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      photography Hannah Ongley 17 March 2017

      subversive images of sports culture by collier schorr, catherine opie, and sadie barnette

      31 female artists challenge the macho athlete archetype in March Madness, an exhibition striking at the intersection of sports and politics during Women's History Month.

      Collier Schorr, "Beauty (K.T.)," 2002 

      As #MarchMadness soars above the political chaos to hit the top of Twitter's trending list, a different take on the annual sports showdown is happening in NYC. Hank Willis Thomas and Adam Shopkorn have curated an exhibition that looks at the sports world from the perspective of women artists. Sadie Barnette, Catherine Opie, Zoe Buckman, Jordan Casteel, Miranda July, and Cindy Sherman are among the 31 artists whose work features in Fort Gansevoort's March Madness exhibition, which coincides with Women's History Month. Their work challenges traditional masculine archetypes by using athleticism to explore overlooked narratives, as well as issues of race, gender roles, empowerment, politics, and pop culture.

      Catherine Opie, "High School Football," 2012

      "For many, sports are a vehicle for upward mobility," says NYC art curator Kalia Brooks of the show. "The glamour of the professional athlete has attracted the ambition of young people for generations, and the ritual of competition liken the atmosphere at sporting events to that of a religious experience. For these reasons, the collective activity of participating in sports is imbued with the sensation of transcending physical and mental limitations."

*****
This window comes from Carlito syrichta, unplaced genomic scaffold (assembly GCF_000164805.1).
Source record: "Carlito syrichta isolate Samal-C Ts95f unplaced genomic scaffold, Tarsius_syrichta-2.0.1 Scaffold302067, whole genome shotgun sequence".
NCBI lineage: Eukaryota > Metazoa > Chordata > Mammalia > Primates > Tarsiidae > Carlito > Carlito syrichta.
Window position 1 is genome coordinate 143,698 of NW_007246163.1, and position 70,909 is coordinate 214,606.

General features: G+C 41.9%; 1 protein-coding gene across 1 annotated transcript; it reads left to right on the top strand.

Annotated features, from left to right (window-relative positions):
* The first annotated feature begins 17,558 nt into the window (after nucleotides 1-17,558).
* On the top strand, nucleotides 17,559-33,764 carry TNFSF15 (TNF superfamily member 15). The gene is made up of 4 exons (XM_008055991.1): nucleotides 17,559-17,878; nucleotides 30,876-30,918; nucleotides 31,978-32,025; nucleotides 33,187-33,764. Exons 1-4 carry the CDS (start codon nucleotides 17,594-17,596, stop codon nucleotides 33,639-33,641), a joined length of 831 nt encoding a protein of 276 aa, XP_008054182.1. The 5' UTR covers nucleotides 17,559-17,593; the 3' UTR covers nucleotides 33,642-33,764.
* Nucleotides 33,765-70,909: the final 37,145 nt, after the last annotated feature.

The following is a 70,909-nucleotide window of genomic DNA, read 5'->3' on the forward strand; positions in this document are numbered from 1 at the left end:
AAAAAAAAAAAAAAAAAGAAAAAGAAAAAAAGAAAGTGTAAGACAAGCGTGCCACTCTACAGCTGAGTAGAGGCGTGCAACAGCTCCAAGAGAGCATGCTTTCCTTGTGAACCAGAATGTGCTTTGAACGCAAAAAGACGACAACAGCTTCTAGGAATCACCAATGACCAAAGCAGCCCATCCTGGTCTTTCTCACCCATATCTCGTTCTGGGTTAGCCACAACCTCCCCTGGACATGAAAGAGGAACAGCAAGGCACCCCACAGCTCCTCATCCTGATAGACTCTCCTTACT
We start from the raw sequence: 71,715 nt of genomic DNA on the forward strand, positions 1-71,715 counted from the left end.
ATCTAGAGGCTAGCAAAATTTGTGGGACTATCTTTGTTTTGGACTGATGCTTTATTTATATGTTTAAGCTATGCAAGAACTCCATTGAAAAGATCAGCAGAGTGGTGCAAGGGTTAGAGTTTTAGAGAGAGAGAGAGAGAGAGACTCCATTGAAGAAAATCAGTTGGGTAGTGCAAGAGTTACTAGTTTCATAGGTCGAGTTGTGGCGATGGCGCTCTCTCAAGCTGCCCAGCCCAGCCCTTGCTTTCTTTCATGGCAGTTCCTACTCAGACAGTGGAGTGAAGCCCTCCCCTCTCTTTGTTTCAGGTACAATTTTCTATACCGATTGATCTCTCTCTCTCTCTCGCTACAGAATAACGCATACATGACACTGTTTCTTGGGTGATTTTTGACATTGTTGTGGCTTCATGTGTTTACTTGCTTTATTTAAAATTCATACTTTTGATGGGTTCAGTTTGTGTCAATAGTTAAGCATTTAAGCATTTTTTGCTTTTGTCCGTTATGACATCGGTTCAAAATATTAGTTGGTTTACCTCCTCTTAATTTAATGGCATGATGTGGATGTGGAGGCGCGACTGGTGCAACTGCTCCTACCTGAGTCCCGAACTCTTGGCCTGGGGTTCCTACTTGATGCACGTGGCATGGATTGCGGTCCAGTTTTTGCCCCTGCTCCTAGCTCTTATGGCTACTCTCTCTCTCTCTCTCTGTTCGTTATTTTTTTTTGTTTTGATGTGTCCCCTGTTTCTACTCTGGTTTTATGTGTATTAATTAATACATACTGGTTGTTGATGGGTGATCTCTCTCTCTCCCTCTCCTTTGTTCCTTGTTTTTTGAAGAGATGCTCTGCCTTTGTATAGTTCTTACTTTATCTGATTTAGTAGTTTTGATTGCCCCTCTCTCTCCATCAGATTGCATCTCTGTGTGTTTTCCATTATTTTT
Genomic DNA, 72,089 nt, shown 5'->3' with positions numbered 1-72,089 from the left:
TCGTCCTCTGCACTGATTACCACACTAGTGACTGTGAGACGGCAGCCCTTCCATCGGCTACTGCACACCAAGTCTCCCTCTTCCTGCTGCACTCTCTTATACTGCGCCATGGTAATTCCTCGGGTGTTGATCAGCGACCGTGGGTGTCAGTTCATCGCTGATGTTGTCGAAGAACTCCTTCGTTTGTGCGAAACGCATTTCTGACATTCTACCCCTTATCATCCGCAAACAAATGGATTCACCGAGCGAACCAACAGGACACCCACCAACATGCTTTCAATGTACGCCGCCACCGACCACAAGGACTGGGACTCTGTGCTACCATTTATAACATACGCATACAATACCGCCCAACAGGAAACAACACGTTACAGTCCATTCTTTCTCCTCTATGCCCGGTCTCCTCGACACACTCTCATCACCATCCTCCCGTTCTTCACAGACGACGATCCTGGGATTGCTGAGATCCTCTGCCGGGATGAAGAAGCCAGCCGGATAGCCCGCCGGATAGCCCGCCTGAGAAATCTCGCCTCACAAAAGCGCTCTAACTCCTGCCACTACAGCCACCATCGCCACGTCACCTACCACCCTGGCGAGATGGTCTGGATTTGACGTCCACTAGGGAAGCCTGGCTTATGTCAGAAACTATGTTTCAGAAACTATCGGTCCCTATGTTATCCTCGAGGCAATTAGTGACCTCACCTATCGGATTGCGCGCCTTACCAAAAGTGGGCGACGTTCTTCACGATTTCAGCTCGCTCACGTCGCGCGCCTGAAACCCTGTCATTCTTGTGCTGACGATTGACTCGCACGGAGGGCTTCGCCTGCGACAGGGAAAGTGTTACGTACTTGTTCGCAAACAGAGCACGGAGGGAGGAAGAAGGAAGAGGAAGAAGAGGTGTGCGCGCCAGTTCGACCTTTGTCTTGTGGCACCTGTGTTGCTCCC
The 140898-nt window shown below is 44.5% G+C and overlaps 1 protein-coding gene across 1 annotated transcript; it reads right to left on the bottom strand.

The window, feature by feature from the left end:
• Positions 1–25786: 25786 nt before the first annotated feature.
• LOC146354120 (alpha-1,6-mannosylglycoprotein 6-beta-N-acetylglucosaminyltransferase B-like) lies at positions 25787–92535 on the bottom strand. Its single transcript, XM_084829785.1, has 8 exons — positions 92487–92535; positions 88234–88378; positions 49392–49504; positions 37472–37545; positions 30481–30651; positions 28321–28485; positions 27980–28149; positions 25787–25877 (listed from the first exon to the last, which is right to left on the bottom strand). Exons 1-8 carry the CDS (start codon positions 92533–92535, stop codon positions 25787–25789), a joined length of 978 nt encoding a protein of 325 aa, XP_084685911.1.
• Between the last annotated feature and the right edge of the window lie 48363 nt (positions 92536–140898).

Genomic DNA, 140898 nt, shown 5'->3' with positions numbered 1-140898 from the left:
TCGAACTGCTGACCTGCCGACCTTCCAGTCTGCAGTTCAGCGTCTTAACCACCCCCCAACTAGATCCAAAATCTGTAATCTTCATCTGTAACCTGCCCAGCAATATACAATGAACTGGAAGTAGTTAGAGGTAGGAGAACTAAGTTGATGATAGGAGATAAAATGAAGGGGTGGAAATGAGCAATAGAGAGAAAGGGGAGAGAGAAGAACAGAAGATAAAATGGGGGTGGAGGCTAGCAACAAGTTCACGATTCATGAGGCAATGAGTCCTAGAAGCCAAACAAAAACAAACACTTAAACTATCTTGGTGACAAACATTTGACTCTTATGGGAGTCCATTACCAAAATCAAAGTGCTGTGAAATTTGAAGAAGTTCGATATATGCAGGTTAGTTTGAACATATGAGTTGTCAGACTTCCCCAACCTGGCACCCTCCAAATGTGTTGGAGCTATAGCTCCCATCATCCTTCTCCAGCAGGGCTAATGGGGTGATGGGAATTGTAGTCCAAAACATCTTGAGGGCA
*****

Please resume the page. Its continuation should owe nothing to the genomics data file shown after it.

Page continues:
Sadie Barnett, "Untitled (Pink Bike)," 2016

      Adam and Hank are both self-described sports fans, having curated a previous March Madness show honouring the spirit of the Black Power salute thrown up by Tommie Smith and John Carlos during their medal ceremony at the 1968 Olympics. The most striking photographs in the new exhibition include Opie's atypical portraits of all-American high school football players, Sadie Barnette's photo of a plastic pink quad bike in front of a graffiti-covered fence, and Collier Schorr's haunting image of a fresh-faced kid in perfectly ill-fitting basketball silks. Elsewhere, painter Renée Cox imagines her racism-fighting superhero alter-ego Raje as the first Jamaican-American president, and Swiss pop artist Sylvie Fleury — tackling two timely sports tournaments at once — presents a Formula 1 racing dress designed in collaboration with Hugo Boss.

      "March Madness" is on view at New York's Fort Gansevoot from 16 March, 2017 through 7 May, 2017


      Renee Cox, "Raje For President," Raje Series, 1998 

      Rineke Dijkstra, "The Gymschool, St. Petersburg (Anna, Eva, Lera) #2," 2014

      Miranda July, "Eleven Heavy Things," 2009

      Sylvie Fleury, "Formula 1 Dress and Bag," 1999

      Howardena Pindell, "Video Drawings: Hockey," 1975

      Catherine Opie, "High School Football," 2012

      Credits

      Text Hannah Ongley

      Images courtesy of Fort Gansevoort

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      Topics:photography, culture, sports culture, collier schorr, catherine opie, sadie barnette, march madness

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